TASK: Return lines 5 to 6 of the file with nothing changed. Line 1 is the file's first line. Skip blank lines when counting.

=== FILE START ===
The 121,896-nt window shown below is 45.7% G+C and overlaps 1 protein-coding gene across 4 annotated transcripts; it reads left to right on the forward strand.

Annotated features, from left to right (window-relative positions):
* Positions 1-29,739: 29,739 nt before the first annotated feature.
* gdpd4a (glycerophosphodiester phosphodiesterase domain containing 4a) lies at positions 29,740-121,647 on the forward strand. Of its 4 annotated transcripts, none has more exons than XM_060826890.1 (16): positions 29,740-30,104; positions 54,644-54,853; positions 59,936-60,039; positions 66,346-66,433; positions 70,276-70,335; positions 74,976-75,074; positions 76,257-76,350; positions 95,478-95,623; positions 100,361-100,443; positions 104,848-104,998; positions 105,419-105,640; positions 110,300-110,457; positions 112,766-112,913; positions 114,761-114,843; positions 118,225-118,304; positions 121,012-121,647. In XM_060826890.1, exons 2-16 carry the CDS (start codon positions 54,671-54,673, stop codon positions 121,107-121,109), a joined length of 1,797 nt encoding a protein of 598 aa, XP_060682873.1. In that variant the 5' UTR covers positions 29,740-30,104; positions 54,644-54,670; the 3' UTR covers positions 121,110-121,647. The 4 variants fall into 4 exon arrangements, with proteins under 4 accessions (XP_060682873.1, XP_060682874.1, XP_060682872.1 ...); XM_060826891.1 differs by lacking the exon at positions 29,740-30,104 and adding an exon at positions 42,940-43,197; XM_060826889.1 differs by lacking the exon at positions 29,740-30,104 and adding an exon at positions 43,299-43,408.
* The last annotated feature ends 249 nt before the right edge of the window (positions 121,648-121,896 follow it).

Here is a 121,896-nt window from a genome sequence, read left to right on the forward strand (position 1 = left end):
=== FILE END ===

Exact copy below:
* The last annotated feature ends 249 nt before the right edge of the window (positions 121,648-121,896 follow it).

Here is a 121,896-nt window from a genome sequence, read left to right on the forward strand (position 1 = left end):